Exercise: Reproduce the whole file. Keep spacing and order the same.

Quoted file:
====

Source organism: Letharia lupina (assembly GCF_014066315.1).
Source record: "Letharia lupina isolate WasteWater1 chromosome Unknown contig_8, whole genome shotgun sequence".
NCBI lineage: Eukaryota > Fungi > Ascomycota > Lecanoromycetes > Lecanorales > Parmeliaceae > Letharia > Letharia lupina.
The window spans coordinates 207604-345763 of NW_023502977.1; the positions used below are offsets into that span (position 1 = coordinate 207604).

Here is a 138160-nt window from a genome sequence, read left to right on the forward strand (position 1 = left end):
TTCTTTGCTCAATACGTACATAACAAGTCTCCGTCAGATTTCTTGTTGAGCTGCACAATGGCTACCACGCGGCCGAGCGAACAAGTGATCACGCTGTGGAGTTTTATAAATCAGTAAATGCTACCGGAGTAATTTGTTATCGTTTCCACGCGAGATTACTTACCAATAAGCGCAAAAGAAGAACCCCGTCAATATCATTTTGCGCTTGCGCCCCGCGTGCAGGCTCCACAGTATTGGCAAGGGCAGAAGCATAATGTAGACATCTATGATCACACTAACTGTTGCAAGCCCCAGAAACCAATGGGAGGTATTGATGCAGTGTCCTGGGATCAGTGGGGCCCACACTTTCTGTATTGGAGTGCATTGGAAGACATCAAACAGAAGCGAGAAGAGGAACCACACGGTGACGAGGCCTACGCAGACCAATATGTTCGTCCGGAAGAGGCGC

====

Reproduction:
Source organism: Letharia lupina (assembly GCF_014066315.1).
Source record: "Letharia lupina isolate WasteWater1 chromosome Unknown contig_8, whole genome shotgun sequence".
NCBI lineage: Eukaryota > Fungi > Ascomycota > Lecanoromycetes > Lecanorales > Parmeliaceae > Letharia > Letharia lupina.
The window spans coordinates 207604-345763 of NW_023502977.1; the positions used below are offsets into that span (position 1 = coordinate 207604).

Here is a 138160-nt window from a genome sequence, read left to right on the forward strand (position 1 = left end):
TTCTTTGCTCAATACGTACATAACAAGTCTCCGTCAGATTTCTTGTTGAGCTGCACAATGGCTACCACGCGGCCGAGCGAACAAGTGATCACGCTGTGGAGTTTTATAAATCAGTAAATGCTACCGGAGTAATTTGTTATCGTTTCCACGCGAGATTACTTACCAATAAGCGCAAAAGAAGAACCCCGTCAATATCATTTTGCGCTTGCGCCCCGCGTGCAGGCTCCACAGTATTGGCAAGGGCAGAAGCATAATGTAGACATCTATGATCACACTAACTGTTGCAAGCCCCAGAAACCAATGGGAGGTATTGATGCAGTGTCCTGGGATCAGTGGGGCCCACACTTTCTGTATTGGAGTGCATTGGAAGACATCAAACAGAAGCGAGAAGAGGAACCACACGGTGACGAGGCCTACGCAGACCAATATGTTCGTCCGGAAGAGGCGC